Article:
The climb up Henry Peak is the Rolls Royce of the circuit track. The climb down the other side made us appreciate this even more - we were on the notorious Kaiauai Track (not many words with 6 vowels in a row, I bet!). Descending 460m in only 1.3 km, the first 60m lures you into a false sense of security as the wooden steps continue - then they end and, for 400m descent, the track becomes a rutted, twisted muddy erosion gully, at times more than waste deep and ony one footwidth wide at the base as it plunges through the dense leatherwood scrub, then the moss- and fern-covered twisted tree trunks of the "goblin" forest zone, and finally into taller fern-filled cloud forest of kamahi and totara. Piles of timber at different places and some very short sections of boards suggest that you may have to hurry to have this quintessential New Zealand tramping experience before the track is terminally improved.

Eventually the route levelled out to a much slower descent, before dropping sharply once again into the Kaiauai Gorge, where we finally found a dry spot to drop our packs for a rest at the shelter near the river crossing. Dry is definitely at a premium on the Kaiauai Track.

After boulder-hopping across the river, we began a traverse across the lower slopes of Taranaki - a path that looked relatively flat, but this is a volcano. Water has to flow somewhere and the slopes resemble a fan of spreading creases as numerous streams, creeks and rivers rush almost vertically down off the mountain. Our traverse crossed several of these, climbing in and out of steep gulleys via ladders or muddy eroded footholds - the fern-lined, boulder strewn bubbling streams, cascades and occasional waterfalls that we passed were beautiful, but the experience was hard-earned on this track.

Descending the Kaiauai Track

...... flowing off the volcanic cone

Finally a swing bridge across the Waiwhakaiwo River marked the end of this traverse and the beginning of a long climb up the Ram Track along a densely forested lava spur, followed by another short series of steeply undulating stream crossings, just when you thought that the walk was over. Rain started to fall as we climbed the spur, but few drops reached us under the forest canopy. Finally we saw the welcome sight of the Camphouse and the North Egmont Visitors Centre. As we reported in, the skies opened up - we had just made it, for Taranaki was about to demonstrate another side of its character and, in the next 24 hours, we would see more rain fall than our poor old drought-stricken home town in Oz had received in the past 6 months.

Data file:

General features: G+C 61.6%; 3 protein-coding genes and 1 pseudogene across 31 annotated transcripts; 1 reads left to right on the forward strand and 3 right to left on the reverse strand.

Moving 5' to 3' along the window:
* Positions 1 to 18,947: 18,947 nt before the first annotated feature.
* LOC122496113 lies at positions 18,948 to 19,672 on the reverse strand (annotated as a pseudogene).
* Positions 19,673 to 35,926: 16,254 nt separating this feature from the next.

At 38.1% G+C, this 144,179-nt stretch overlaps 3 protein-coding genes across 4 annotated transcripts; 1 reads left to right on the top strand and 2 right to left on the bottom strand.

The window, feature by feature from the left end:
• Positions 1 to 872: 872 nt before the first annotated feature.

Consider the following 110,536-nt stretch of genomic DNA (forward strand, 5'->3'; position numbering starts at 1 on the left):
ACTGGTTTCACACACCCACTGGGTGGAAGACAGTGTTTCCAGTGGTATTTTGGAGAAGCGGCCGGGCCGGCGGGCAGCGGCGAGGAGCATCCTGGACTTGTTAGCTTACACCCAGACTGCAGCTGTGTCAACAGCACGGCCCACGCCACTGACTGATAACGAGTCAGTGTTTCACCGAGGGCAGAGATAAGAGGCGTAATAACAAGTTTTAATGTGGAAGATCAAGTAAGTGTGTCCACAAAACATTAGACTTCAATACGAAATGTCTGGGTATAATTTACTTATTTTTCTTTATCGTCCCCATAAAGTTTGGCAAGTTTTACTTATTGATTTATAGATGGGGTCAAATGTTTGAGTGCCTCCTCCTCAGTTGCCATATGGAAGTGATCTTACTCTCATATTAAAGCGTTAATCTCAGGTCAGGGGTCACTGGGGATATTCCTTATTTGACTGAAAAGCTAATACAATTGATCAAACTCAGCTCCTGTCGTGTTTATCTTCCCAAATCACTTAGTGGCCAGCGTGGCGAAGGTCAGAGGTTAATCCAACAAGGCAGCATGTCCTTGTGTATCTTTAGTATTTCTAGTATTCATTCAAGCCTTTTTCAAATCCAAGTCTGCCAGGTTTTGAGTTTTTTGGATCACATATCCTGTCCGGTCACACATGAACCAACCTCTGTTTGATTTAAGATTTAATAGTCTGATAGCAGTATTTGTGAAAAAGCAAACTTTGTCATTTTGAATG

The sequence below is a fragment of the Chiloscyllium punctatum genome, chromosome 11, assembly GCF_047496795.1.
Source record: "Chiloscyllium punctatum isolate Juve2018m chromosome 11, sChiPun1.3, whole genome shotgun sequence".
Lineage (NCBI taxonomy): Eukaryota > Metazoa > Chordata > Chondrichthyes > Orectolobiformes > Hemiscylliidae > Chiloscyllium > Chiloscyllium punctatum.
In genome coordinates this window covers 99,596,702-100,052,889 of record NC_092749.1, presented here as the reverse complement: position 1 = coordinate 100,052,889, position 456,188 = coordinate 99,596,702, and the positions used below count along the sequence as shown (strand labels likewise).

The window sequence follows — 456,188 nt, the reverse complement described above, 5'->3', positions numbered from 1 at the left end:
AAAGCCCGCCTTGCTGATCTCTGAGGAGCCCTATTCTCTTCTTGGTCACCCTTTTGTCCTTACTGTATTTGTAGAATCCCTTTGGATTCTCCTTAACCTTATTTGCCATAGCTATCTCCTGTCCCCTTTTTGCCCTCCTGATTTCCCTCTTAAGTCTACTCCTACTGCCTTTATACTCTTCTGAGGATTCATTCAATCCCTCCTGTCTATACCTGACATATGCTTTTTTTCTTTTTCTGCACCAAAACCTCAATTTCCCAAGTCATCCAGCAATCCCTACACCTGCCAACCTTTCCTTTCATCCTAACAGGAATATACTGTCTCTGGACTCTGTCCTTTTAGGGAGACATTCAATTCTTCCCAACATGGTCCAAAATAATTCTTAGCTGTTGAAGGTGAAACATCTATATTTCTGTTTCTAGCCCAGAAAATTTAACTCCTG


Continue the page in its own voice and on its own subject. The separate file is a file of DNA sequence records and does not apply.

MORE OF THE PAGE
R & R at Dawson Falls

Front row seats for the show of the year

On finishing the walk, we drove around to the eastern side of the mountain and spent 2 relaxing days as sole occupants of Konini Lodge, a slightly more upmarket hut (i.e. electricity, heating, refrigerator etc) within the NZ hut system. Installed in our armchairs in front of a large window framing the eastern face of Taranaki with its smaller siamese twin, Fantham's Peak, we were treated to a spectacle of the changing moods of the mountain, from sheets of rain (200mm in 24 hours) to games of peekaboo, as clouds variously covered or uncovered the mountain, and a brilliant sunset as a finale. The rain was not a surprise (the annual fall here is 6-7,000 mm) - the fact that we enjoyed the rain for the first time in New Zealand was!

Watching the rainstorms

Sunset on the mantle of cloud

"Goblin" forest near Dawson Falls

A misty Dawson Falls

Taranaki wears its white mantle - cloud spilling over from the western side

When the weather lifted we did a couple of "warm-down" short walks in the misty rain-soaked forest. To celebrate our walk, we treated ourselves to a night out at the Dawson Falls Lodge - garlic and cheese mussels, an enormous minted lamb shank and roast vegetables. home made pavlova, with a fine local riesling and cabernet merlot - delicious! Trampers do not always subsist on a diet of dehydrated vegetables, muesli and pasta.